Incarnation

Week 2 of the Spiritual Exercises of St. Ignatius begins with an exercise Ignatius gives us that is referred to as Contemplating the Incarnation. He invites us to take a step into the heart of the Trinity, from where we overlook the world from the heart of God. We know the whole world is embraced by God and we enter into the heart of God and overlook the whole world.

And what do we see? We see suffering, destruction, sadness, death, birth, life, hope, love. We see both the violence, the pain and the suffering and the job and love – and we see the heart of God holding both. Sin, injustice and war…and also peace, nonviolence and love – all held in the heart of God. We need to understand there is both – the violence and the love.

We see all this from the heart of God, experiencing the passionate love of God. Ignatius wants us to imagine God saying, “What more can I do?” And hear Jesus says, “I’ll go, Father.”

Ignatius wants us to see that, in spite of sin in the world, and my own sin, God loves us so much that he sends the Word into our midst.

Michael Moynahan, S.J. has a poem entitled Incarnation, designed to convey something of this first meditation. Here is how it goes:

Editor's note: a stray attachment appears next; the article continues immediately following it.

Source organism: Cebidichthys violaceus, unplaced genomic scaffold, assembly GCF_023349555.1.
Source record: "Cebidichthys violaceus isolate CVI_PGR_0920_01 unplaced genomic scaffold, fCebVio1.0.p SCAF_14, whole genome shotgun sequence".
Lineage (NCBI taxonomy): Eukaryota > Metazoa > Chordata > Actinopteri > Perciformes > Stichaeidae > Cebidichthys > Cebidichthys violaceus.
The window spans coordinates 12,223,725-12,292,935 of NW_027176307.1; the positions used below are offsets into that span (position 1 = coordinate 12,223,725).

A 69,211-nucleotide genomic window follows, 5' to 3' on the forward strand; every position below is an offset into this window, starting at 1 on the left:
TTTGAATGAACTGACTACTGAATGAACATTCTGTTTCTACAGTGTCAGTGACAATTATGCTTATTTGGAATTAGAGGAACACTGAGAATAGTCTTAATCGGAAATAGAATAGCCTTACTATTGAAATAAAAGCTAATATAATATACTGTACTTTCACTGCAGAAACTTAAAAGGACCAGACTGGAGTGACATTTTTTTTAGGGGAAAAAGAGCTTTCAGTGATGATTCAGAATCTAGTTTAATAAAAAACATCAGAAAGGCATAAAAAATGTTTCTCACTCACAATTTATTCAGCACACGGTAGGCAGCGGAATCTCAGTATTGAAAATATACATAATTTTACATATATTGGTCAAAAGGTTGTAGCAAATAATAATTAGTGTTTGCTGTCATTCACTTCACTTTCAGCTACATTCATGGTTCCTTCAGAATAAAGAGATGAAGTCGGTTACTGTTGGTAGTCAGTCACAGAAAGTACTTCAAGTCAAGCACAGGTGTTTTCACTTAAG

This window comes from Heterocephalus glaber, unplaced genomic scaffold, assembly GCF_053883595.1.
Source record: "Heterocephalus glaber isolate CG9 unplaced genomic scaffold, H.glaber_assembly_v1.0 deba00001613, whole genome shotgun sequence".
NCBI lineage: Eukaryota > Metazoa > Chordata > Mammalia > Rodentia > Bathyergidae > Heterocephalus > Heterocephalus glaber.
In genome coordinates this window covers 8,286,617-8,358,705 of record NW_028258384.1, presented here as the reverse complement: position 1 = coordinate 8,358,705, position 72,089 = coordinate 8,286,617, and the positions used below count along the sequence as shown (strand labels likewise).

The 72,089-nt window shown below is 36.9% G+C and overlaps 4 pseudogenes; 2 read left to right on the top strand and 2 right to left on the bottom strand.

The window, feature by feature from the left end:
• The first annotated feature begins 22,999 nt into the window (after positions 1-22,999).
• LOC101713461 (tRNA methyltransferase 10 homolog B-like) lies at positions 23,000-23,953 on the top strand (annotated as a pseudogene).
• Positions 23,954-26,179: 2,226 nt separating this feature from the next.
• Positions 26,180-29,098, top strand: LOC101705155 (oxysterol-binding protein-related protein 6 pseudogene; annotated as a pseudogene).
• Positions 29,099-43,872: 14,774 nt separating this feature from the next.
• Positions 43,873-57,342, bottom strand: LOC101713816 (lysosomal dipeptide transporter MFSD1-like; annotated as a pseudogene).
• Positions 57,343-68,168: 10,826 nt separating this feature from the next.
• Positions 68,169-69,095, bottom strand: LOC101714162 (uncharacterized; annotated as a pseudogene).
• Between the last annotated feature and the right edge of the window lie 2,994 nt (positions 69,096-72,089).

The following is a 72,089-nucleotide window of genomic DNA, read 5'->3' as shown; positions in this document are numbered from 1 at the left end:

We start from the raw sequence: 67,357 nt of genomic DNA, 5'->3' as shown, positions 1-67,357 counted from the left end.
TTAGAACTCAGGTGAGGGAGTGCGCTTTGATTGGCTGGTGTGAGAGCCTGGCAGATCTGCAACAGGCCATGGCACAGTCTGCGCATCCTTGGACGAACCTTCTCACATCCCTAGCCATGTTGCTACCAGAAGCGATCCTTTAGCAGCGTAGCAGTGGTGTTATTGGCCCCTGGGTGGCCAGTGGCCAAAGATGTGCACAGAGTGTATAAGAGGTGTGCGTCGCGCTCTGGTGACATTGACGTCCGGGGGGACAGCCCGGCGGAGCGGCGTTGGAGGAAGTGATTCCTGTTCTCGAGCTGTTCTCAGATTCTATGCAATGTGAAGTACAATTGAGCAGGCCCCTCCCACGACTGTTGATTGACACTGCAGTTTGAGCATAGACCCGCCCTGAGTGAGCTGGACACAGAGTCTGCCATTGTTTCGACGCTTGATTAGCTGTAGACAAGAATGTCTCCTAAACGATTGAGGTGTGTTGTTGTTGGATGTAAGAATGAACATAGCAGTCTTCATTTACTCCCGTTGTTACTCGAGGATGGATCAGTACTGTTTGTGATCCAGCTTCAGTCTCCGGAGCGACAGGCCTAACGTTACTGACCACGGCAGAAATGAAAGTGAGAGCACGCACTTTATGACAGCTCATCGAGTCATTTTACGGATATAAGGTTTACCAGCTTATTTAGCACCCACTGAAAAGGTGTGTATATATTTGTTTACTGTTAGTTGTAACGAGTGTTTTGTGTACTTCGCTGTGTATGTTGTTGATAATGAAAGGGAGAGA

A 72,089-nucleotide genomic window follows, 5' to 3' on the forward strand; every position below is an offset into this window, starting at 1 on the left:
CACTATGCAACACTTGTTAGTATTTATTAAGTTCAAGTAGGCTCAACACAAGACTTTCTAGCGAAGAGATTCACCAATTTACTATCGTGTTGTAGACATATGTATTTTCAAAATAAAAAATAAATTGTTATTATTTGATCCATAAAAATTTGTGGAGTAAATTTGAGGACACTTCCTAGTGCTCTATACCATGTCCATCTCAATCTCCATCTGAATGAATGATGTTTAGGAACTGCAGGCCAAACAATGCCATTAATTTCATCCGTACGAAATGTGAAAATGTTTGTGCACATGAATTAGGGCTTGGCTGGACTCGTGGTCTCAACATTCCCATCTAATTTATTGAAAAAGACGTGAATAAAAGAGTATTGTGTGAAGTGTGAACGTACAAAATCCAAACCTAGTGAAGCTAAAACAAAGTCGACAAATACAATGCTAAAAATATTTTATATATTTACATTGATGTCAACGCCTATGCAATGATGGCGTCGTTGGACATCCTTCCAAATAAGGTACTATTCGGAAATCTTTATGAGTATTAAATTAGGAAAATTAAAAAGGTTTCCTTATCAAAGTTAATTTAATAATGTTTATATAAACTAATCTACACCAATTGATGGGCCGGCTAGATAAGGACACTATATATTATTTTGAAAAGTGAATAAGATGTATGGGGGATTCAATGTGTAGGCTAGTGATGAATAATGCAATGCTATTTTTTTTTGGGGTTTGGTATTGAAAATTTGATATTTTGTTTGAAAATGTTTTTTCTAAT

We tried in so many ways to communicate our love.
If communication is not what you say but what people hear,
then what we said was warped and wrenched
into distancing prescriptions that had no heart.

You asked for food. We sent manna.
You asked for drink. Water flowed from the rock.
You asked for directions. Moses brought the law.
And on and on.
Still you grew more distant, more deaf, more blind.
Memories dulled. Speech slurred. Dreams dissolved into wander dust.

And so we did what families do when confronted with calamity.
We drew straws. Shorty lost.
He came to share your plight, your fight, your night,
and point you toward tomorrow.

Wishing Christmas blessings to you and your families!

Advertisements

Leave a Reply

Fill in your details below or click an icon to log in:

WordPress.com Logo

You are commenting using your WordPress.com account. Log Out / Change )

Twitter picture

You are commenting using your Twitter account. Log Out / Change )

Facebook photo

You are commenting using your Facebook account. Log Out / Change )

Google+ photo

You are commenting using your Google+ account. Log Out / Change )

Connecting to %s